Atlanta Pride File photo

Letter to the Editor

This op-ed was submitted to Georgia Voice in response to an article published in our last issue entitled “Community Calls for Reforms to Atlanta Pride, APC Responds.” The article’s title has since been edited online to “Members of the Community Call for Reforms to Atlanta Pride, APC Responds.”

It is Sunday evening of Pride weekend and I just finished reading the article about the Atlanta Pride Committee (APC). If my memory serves correctly, I marched in my first Pride parade in Atlanta in 1979, not long after my 30th birthday. Yes, that does make me old in the eyes of some, but I am still here.

I have been a Pride supporter in various forms for many years. I’ve also been involved as a Pride sponsor for a decade or so. In that capacity, I have always had a very good experience with the process and the outcome. My perspective in that may be different from most. I have several decades of experiences with national, regional and local non-profits that depend heavily on volunteers, so I know what that entails.

I was struck by several points in the article, many of which need better contextualization if they are to have any validity.

COVID-19 has had a profound impact on all our lives. If we don’t grasp that concept, we have been living in a cave for 18-plus months. It’s helpful to remember where we are geographically as well. Less than half of our state’s population is fully vaccinated against the virus. (Yes, I realize the numbers are higher in Atlanta and probably more so in the queer community.) However, the comparison between Music Midtown and Pride is not a valid comparison. Music Midtown limits access and limits the number of tickets sold and required proof of vaccination. Pride events are literally wide open to anyone and there are no restrictions as to who can attend nor is there a legitimate way to check for vaccination status.

As an observation, I live a few blocks from X Midtown. Prior to the availability of vaccinations, when we should have been social distancing, wearing masks and taking precautions, I lost count of the number of times I walked past X Midtown and saw few masks, little social distancing or any evidence of true precautions against the spread of COVID. I wonder how much the profit motive figured into their complaints.

A headline that literally screams “ Community Calls for Reforms” is very misleading when the community in question seems to be about two dozen people. It’s hyperbole at best and misleading at worst. We are a “community” of several hundred thousand people, so let’s be more honest with headlines.

The APC is following standard transparency guidelines with open board meetings, readily available records, etc. to meet those guidelines. I haven’t seen anything that indicates a failure to disclose what the law requires. Contrary to popular myth, the “general public” is not entitled to know all the internal details of the workings of a non-profit organization.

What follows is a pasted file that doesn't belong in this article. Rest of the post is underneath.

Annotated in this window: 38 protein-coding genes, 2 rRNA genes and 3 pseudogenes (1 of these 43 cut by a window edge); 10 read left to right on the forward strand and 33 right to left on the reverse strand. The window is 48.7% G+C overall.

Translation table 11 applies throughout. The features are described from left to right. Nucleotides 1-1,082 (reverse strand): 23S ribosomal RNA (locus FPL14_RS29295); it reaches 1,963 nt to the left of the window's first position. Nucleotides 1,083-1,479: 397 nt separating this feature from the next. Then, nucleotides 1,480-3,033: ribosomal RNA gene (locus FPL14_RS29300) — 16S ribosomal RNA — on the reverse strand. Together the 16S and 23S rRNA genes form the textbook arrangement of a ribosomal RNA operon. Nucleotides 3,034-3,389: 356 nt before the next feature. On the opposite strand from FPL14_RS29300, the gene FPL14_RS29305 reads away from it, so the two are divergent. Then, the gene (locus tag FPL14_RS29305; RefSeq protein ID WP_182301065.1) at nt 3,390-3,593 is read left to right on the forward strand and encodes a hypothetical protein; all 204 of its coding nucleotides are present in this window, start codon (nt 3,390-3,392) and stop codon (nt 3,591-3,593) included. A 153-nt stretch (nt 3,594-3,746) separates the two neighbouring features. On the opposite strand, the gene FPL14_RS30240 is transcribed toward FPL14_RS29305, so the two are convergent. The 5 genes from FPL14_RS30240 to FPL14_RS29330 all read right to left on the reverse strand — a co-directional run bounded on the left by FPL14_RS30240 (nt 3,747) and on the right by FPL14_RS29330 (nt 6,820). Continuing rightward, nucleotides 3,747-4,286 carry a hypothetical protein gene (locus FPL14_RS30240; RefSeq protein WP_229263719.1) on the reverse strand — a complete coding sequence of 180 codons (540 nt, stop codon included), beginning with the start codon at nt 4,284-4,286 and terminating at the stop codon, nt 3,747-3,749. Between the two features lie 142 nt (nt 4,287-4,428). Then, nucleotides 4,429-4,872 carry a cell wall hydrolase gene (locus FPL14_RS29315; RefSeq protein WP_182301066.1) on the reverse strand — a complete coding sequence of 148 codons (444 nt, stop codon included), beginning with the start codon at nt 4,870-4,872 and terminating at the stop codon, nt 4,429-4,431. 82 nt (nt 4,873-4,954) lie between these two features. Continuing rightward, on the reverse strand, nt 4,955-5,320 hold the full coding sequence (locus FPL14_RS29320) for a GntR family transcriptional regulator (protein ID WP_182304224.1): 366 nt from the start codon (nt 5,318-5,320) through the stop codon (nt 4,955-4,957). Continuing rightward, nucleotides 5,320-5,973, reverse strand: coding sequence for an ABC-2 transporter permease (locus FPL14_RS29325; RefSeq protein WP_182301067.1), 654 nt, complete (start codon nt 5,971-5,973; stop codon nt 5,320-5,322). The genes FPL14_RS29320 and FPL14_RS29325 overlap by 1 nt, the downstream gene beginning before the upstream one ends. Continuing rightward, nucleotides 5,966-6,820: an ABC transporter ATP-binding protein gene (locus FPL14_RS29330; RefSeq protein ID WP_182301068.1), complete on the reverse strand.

A self-perpetuating board would not be unique to APC. I can think of few non-profits, both queer and non-queer, that don’t recruit and select their board members. With the APC so heavily reliant on volunteers to get the work done, I doubt they can afford to have board members who cannot or will not put in the extensive volunteer hours Pride requires to be successful. I never saw this board as a “face value” board. It’s a fully working board unless I have missed something.

A decade or more ago I met with the then “dysfunctional board” of APC. I presented a workshop on the basics of how meetings are run and how decisions are made, one important aspect of which was that it is always the issue that is debated and never the person who presented it. Personalities should never be involved. I wonder if some of those wanting changes might be hung up on that factor. That is not to say that there are no changes needed, but the organization is the entity to determine that.

I’ve rattled on for too long, but I do feel the need to address what I see as a conflict of interest. Two of the organizations complaining have a financial interest in having Pride take place. There is nothing wrong with that. But I’ve seen at least one of them put their profit motive above preventing the spread of the virus. We should all put some thought into that fact.

We will get through this pandemic. We will get back to our normal ways of interacting, both healthy and unhealthy. Attacking one of our institutions for putting our welfare above profit and a good time is not the way to go. I’ve had my third shot now. I still wear a mask in public, because I learned the hard way not to trust folks to do the “right” thing in a state where the Governor puts politics above science and medicine. If you haven’t gotten vaccinated, shut up and sit down. Your rights end where and when they compromise my health.

So, can we avoid the hyperbolic headlines that mislead in a time when we need all the accuracy we can get? Please?